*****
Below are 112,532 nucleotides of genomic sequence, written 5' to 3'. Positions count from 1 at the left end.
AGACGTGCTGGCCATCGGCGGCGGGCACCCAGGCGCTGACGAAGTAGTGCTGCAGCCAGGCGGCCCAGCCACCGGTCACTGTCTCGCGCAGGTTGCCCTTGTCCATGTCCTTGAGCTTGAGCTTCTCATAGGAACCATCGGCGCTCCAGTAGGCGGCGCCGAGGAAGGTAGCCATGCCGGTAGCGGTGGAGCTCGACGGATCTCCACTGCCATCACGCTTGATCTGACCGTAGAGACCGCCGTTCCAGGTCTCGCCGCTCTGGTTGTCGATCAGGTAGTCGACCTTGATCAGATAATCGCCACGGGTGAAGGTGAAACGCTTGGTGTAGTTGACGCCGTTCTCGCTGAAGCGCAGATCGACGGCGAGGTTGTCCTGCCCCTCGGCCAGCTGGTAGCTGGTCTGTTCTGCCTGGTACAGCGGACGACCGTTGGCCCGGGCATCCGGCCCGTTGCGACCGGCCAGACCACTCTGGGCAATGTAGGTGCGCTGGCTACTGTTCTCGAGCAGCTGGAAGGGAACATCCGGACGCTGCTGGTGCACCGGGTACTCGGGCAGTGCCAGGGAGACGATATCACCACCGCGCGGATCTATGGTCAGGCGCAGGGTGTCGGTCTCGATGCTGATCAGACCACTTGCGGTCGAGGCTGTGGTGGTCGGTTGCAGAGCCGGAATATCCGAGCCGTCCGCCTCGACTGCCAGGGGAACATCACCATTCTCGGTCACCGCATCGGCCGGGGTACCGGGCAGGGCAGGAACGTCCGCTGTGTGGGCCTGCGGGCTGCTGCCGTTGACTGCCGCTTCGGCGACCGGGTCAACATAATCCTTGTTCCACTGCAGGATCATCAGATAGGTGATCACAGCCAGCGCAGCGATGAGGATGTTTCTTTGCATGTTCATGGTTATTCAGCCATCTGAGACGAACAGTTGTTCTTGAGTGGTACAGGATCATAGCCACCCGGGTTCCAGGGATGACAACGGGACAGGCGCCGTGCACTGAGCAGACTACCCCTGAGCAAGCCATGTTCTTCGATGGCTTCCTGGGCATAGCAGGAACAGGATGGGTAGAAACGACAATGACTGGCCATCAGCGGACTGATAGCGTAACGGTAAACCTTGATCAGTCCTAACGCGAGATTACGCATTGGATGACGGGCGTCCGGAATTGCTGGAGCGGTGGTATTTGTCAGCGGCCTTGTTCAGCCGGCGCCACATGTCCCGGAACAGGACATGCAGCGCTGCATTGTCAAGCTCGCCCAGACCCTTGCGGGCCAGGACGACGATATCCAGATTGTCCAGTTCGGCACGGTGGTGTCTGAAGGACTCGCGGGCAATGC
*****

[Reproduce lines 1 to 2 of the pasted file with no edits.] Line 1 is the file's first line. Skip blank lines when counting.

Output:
Below are 112,532 nucleotides of genomic sequence, written 5' to 3'. Positions count from 1 at the left end.
AGACGTGCTGGCCATCGGCGGCGGGCACCCAGGCGCTGACGAAGTAGTGCTGCAGCCAGGCGGCCCAGCCACCGGTCACTGTCTCGCGCAGGTTGCCCTTGTCCATGTCCTTGAGCTTGAGCTTCTCATAGGAACCATCGGCGCTCCAGTAGGCGGCGCCGAGGAAGGTAGCCATGCCGGTAGCGGTGGAGCTCGACGGATCTCCACTGCCATCACGCTTGATCTGACCGTAGAGACCGCCGTTCCAGGTCTCGCCGCTCTGGTTGTCGATCAGGTAGTCGACCTTGATCAGATAATCGCCACGGGTGAAGGTGAAACGCTTGGTGTAGTTGACGCCGTTCTCGCTGAAGCGCAGATCGACGGCGAGGTTGTCCTGCCCCTCGGCCAGCTGGTAGCTGGTCTGTTCTGCCTGGTACAGCGGACGACCGTTGGCCCGGGCATCCGGCCCGTTGCGACCGGCCAGACCACTCTGGGCAATGTAGGTGCGCTGGCTACTGTTCTCGAGCAGCTGGAAGGGAACATCCGGACGCTGCTGGTGCACCGGGTACTCGGGCAGTGCCAGGGAGACGATATCACCACCGCGCGGATCTATGGTCAGGCGCAGGGTGTCGGTCTCGATGCTGATCAGACCACTTGCGGTCGAGGCTGTGGTGGTCGGTTGCAGAGCCGGAATATCCGAGCCGTCCGCCTCGACTGCCAGGGGAACATCACCATTCTCGGTCACCGCATCGGCCGGGGTACCGGGCAGGGCAGGAACGTCCGCTGTGTGGGCCTGCGGGCTGCTGCCGTTGACTGCCGCTTCGGCGACCGGGTCAACATAATCCTTGTTCCACTGCAGGATCATCAGATAGGTGATCACAGCCAGCGCAGCGATGAGGATGTTTCTTTGCATGTTCATGGTTATTCAGCCATCTGAGACGAACAGTTGTTCTTGAGTGGTACAGGATCATAGCCACCCGGGTTCCAGGGATGACAACGGGACAGGCGCCGTGCACTGAGCAGACTACCCCTGAGCAAGCCATGTTCTTCGATGGCTTCCTGGGCATAGCAGGAACAGGATGGGTAGAAACGACAATGACTGGCCATCAGCGGACTGATAGCGTAACGGTAAACCTTGATCAGTCCTAACGCGAGATTACGCATTGGATGACGGGCGTCCGGAATTGCTGGAGCGGTGGTATTTGTCAGCGGCCTTGTTCAGCCGGCGCCACATGTCCCGGAACAGGACATGCAGCGCTGCATTGTCAAGCTCGCCCAGACCCTTGCGGGCCAGGACGACGATATCCAGATTGTCCAGTTCGGCACGGTGGTGTCTGAAGGACTCGCGGGCAATGC